The postcard telemetry(GreenT - GRE Encapsulated Telemetry) feature is used to gather per flow telemetry information like path and per hop latency. For network monitoring and troubleshooting flow related issues, it is desirable to know the path, latency and congestion information for flows at different times.

RFC2544 defines a number of benchmark tests that may be used to describe the performance characteristics of a network interconnecting device(s). Starting from 4.28.1F, Arista switches support throughput test belonging to a set of benchmark tests as defined in RFC2544. Starting from 4.29.0F, Arista switches support frame loss rate test.

EOS 4.28.1F EOS 4.28.2F EOS 4.29.0F

Routing control functions (RCF) is a language that can be used to express route filtering and attribute modification logic in a powerful and programmatic fashion. 

Sampled flow tracking with IPFIX export is supported on most of the Arista platforms. User configured sampling rate is used for sampling in ingress and/or egress direction on the configured interfaces. An EOS software agent on CPU processes samples received from hardware, samples are used to create flow records that are exported to IPFIX collectors. Refer to Sampled flow tracking TOI for additional details.

Network administrators require access to flow information that passes through various network elements, for the purpose of analyzing and monitoring their networks. This feature provides access to IP flow information by sampling traffic flows in ingress and/or egress directions on the interfaces on which it is configured.

This feature allows a SBFD initiator to request a SBFD reflector to respond to the status of an auxiliary path. This is very useful when an SBFD session couldn’t be established with an endpoint. In such a case the SBFD initiator could establish a session to a router in the path ( ex. ASBR ) to respond to the health of the remaining path ( ex. endpoint connected to the ASBR ). 

EOS 4.29.0F

Bidirectional Forwarding Detection (BFD) is a protocol that provides low-overhead, short-duration detection of failures of arbitrary paths between two systems.

Unicast Reverse Path Forwarding (uRPF) can help limit malicious IPv4/IPv6 traffic on a network. uRPF works by enabling the router to verify reachability (routing) of the source IP address (SIP) in the packet being forwarded. If the SIP is determined to be an invalid address, the packet is dropped.


Spanning Tree Protocol requires each interface to have a unique port number ranging from 1 through 4095.  Arista STP typically assigns port numbers to port-channel interfaces in the order in which they are configured.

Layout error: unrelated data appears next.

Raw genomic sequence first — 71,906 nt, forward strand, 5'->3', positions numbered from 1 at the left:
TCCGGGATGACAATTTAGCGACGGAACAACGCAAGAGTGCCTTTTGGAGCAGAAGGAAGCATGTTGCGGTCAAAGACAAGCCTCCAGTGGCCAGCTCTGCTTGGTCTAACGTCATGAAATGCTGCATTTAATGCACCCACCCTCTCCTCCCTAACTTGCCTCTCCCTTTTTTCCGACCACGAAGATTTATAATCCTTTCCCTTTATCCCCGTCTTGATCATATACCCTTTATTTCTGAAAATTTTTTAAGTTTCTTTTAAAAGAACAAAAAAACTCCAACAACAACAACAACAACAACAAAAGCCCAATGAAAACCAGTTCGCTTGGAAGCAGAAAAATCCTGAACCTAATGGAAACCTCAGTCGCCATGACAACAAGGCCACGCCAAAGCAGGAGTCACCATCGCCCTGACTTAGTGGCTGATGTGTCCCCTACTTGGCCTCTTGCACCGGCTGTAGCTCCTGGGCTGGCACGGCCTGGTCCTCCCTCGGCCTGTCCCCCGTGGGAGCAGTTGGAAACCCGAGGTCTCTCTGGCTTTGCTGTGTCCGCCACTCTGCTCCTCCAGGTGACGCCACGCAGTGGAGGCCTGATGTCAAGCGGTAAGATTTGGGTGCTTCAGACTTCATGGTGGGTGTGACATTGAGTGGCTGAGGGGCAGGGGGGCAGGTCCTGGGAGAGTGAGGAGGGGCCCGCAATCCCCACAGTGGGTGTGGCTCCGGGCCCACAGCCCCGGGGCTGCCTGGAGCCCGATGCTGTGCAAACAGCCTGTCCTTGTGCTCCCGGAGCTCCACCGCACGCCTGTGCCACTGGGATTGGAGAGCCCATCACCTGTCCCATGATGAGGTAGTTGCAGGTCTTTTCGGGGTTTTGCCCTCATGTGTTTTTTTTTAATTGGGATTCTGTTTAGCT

BGP Monitoring Protocol (BMP) allows a monitoring station to connect to a router and collect all of the BGP announcements received from the router’s BGP peers. The announcements are sent to the station in the form of BMP Route Monitoring messages generated from path information in the router’s BGP Adj-Rib-In tables.


This feature adds support for “Dynamic Load Balancing (DLB)” on Link Aggregation Group (LAG). It is intended to help overcome the potential shortcomings of traditional hash-based load balancing by considering the traffic load of members of LAG groups.

EOS 4.29.0F

A L2 sub-interface is a logical bridging endpoint associated with traffic on an interface distinguished by 802.1Q tags, where each <interface, 802.1Q tag> tuple is treated as a first-class bridging interface. 

This feature enables Tap Aggregation generic header removal on a tap port.

Topology Independent Fast Reroute, or TI-LFA, uses IS-IS SR to build loop-free alternate paths along the post-convergence path. These loop-free alternates provide fast convergence.

Access Control Lists (ACL) use packet classification to mark certain packets going through the packet processor pipeline and then take configured action against them. Rules are defined based on various fields of packets and usually TCAM is used to match packets to rules. For example, there can be a rule to match the packet source IP address against a list of IP addresses, and drop the packet if there is a match. This will be expressed in TCAM with multiple entries matching the list of IP addresses. Number of entries is reduced by masking off bits, if possible. TCAM is a limited resource, so with classifiers having a large number of rules and a big field list, TCAM runs out of resources.

Internal recirculation interfaces, IR interfaces, can be used to internally loop-back packets for a second pass through the packet forwarding pipeline. This is particularly useful with Tap Aggregation because some combinations of advanced Tap Aggregation features cannot be simultaneously applied to a packet. Using an IR interface however, a user can apply multiple Tap Aggregation egress editing features, overcoming previous limitations.

This article describes how to customize TCAM ( Ternary Content Addressable Memory ) lookup for each feature which uses TCAM.